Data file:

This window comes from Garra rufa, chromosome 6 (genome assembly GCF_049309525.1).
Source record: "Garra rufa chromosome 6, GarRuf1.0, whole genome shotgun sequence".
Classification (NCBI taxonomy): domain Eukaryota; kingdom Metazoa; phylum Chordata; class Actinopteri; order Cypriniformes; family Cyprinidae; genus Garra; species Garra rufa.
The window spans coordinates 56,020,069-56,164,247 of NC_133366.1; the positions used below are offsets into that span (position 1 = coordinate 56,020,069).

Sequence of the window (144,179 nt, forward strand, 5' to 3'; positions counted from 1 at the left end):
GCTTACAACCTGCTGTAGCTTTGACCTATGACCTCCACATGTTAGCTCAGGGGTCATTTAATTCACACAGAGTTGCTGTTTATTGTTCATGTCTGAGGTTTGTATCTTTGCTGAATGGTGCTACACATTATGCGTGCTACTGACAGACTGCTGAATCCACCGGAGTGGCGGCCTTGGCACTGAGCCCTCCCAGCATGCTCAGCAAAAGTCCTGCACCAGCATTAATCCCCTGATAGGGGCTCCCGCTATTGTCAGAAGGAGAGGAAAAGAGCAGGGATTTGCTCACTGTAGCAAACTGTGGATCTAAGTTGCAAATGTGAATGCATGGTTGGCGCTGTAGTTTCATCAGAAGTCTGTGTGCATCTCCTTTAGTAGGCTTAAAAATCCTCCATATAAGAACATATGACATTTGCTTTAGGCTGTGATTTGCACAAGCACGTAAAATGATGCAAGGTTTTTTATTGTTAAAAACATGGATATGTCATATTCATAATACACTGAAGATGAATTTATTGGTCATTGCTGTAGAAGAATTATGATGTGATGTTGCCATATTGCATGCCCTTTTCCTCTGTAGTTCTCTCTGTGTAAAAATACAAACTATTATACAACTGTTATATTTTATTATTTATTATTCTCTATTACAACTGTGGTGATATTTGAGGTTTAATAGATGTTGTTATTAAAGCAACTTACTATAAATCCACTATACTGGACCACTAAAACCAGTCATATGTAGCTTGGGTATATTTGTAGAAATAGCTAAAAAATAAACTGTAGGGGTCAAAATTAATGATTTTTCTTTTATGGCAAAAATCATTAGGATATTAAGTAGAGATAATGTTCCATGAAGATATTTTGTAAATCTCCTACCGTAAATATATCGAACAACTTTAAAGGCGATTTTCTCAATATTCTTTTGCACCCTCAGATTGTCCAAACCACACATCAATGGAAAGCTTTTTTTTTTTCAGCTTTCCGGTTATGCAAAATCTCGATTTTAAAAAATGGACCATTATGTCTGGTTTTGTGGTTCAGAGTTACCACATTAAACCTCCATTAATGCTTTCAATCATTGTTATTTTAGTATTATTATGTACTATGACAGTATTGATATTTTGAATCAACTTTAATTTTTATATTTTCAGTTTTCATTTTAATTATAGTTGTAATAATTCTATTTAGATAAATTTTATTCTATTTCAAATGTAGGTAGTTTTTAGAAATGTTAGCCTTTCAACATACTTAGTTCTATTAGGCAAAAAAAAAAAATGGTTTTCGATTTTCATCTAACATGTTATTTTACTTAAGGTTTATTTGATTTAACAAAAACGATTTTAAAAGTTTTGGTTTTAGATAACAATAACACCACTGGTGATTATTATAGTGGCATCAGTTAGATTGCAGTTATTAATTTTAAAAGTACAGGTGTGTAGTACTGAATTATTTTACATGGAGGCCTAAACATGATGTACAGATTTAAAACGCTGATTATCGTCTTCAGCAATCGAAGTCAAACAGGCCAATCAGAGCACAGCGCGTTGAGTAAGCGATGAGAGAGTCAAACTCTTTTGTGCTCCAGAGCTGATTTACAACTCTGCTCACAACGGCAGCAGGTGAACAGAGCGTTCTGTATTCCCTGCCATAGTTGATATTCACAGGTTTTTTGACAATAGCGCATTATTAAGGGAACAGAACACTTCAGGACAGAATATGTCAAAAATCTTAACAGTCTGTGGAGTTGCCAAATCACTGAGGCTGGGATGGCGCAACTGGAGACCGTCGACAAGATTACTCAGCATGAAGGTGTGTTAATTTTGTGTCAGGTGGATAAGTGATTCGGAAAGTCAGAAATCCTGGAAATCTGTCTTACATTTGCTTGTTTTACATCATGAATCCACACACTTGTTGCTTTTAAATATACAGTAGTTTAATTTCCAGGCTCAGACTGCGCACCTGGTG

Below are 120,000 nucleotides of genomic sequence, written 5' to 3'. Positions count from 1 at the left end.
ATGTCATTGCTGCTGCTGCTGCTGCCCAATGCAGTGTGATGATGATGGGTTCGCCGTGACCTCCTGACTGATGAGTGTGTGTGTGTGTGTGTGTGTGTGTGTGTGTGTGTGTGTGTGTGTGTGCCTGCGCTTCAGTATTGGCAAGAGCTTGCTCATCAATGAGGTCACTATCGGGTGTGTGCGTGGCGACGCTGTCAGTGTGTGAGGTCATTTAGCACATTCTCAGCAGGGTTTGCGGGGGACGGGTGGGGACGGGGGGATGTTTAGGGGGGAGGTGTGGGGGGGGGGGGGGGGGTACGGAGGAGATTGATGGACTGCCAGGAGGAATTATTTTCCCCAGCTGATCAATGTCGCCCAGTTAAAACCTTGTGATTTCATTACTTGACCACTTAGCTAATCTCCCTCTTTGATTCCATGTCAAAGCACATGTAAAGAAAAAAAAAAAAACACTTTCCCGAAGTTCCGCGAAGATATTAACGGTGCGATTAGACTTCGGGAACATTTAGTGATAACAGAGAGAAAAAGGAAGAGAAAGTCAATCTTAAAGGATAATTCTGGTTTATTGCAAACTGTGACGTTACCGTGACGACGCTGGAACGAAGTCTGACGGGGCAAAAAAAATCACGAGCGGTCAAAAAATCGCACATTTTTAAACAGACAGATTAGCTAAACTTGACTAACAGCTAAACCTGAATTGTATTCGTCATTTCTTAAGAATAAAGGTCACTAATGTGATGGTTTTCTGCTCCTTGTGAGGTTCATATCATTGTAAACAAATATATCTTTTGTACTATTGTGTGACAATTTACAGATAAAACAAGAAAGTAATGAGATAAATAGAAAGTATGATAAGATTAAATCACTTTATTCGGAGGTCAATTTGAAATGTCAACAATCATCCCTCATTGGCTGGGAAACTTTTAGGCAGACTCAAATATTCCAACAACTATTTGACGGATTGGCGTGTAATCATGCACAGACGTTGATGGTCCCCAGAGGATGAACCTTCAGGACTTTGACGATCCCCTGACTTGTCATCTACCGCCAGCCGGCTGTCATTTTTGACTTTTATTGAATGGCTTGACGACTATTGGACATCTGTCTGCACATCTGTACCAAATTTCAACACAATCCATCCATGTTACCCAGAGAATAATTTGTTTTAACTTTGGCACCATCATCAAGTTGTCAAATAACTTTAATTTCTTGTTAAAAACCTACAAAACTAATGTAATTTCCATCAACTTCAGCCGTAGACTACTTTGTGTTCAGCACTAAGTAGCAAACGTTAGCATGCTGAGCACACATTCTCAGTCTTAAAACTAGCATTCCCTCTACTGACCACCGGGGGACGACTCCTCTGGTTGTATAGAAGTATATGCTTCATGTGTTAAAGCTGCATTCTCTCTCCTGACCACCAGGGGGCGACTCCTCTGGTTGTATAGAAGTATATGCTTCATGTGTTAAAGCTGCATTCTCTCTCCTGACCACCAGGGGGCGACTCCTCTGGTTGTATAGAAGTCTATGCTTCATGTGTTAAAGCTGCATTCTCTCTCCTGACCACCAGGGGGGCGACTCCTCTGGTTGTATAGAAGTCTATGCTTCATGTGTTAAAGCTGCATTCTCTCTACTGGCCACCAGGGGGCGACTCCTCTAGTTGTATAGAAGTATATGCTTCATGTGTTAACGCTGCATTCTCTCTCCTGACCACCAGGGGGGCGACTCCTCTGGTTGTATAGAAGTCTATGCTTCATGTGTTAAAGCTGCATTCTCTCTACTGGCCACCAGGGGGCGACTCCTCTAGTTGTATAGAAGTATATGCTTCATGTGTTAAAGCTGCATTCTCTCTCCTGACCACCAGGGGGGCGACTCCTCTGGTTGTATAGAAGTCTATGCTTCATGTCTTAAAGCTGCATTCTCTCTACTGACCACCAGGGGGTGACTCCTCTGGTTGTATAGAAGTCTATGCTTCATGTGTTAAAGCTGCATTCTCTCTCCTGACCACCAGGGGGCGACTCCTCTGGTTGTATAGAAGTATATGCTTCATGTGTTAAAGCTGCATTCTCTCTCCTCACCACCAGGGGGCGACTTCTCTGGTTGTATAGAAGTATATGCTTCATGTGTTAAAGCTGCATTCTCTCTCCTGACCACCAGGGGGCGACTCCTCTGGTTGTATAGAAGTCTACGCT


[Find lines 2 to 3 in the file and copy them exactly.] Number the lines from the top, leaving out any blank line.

Source record: "Garra rufa chromosome 6, GarRuf1.0, whole genome shotgun sequence".
Classification (NCBI taxonomy): domain Eukaryota; kingdom Metazoa; phylum Chordata; class Actinopteri; order Cypriniformes; family Cyprinidae; genus Garra; species Garra rufa.